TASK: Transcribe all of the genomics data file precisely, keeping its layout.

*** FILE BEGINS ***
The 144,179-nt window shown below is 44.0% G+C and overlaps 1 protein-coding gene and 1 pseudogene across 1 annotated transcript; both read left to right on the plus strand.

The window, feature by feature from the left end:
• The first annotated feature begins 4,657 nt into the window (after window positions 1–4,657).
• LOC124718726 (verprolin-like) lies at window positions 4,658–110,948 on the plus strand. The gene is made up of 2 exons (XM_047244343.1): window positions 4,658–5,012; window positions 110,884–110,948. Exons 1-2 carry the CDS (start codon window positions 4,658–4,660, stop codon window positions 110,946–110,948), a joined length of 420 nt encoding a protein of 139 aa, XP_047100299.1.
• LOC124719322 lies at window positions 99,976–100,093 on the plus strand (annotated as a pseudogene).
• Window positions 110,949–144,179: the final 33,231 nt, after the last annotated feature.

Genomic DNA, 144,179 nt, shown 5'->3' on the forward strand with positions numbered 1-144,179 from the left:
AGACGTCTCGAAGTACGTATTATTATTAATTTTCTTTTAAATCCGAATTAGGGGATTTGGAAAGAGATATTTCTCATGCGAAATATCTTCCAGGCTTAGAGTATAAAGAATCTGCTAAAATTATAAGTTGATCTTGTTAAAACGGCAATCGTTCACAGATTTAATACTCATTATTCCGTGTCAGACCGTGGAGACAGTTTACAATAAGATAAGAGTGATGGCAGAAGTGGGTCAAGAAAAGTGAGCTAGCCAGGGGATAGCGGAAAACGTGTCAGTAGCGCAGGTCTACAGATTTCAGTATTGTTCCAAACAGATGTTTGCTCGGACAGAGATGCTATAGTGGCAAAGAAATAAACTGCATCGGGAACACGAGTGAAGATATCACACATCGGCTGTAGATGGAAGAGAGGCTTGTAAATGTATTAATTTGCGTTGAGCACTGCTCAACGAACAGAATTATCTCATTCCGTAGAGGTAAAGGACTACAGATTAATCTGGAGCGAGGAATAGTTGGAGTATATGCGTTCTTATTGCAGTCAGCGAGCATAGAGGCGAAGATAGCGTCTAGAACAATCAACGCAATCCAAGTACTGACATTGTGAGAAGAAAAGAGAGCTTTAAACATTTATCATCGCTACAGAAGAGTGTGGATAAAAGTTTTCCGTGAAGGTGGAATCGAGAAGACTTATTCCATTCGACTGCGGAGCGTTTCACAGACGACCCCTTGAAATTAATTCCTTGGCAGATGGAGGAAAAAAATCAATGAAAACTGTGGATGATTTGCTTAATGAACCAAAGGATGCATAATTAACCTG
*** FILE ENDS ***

The 144,179-nt window shown below is 44.0% G+C and overlaps 1 protein-coding gene and 1 pseudogene across 1 annotated transcript; both read left to right on the plus strand.

The window, feature by feature from the left end:
• The first annotated feature begins 4,657 nt into the window (after window positions 1–4,657).
• LOC124718726 (verprolin-like) lies at window positions 4,658–110,948 on the plus strand. The gene is made up of 2 exons (XM_047244343.1): window positions 4,658–5,012; window positions 110,884–110,948. Exons 1-2 carry the CDS (start codon window positions 4,658–4,660, stop codon window positions 110,946–110,948), a joined length of 420 nt encoding a protein of 139 aa, XP_047100299.1.
• LOC124719322 lies at window positions 99,976–100,093 on the plus strand (annotated as a pseudogene).
• Window positions 110,949–144,179: the final 33,231 nt, after the last annotated feature.

Genomic DNA, 144,179 nt, shown 5'->3' on the forward strand with positions numbered 1-144,179 from the left:
AGACGTCTCGAAGTACGTATTATTATTAATTTTCTTTTAAATCCGAATTAGGGGATTTGGAAAGAGATATTTCTCATGCGAAATATCTTCCAGGCTTAGAGTATAAAGAATCTGCTAAAATTATAAGTTGATCTTGTTAAAACGGCAATCGTTCACAGATTTAATACTCATTATTCCGTGTCAGACCGTGGAGACAGTTTACAATAAGATAAGAGTGATGGCAGAAGTGGGTCAAGAAAAGTGAGCTAGCCAGGGGATAGCGGAAAACGTGTCAGTAGCGCAGGTCTACAGATTTCAGTATTGTTCCAAACAGATGTTTGCTCGGACAGAGATGCTATAGTGGCAAAGAAATAAACTGCATCGGGAACACGAGTGAAGATATCACACATCGGCTGTAGATGGAAGAGAGGCTTGTAAATGTATTAATTTGCGTTGAGCACTGCTCAACGAACAGAATTATCTCATTCCGTAGAGGTAAAGGACTACAGATTAATCTGGAGCGAGGAATAGTTGGAGTATATGCGTTCTTATTGCAGTCAGCGAGCATAGAGGCGAAGATAGCGTCTAGAACAATCAACGCAATCCAAGTACTGACATTGTGAGAAGAAAAGAGAGCTTTAAACATTTATCATCGCTACAGAAGAGTGTGGATAAAAGTTTTCCGTGAAGGTGGAATCGAGAAGACTTATTCCATTCGACTGCGGAGCGTTTCACAGACGACCCCTTGAAATTAATTCCTTGGCAGATGGAGGAAAAAAATCAATGAAAACTGTGGATGATTTGCTTAATGAACCAAAGGATGCATAATTAACCTG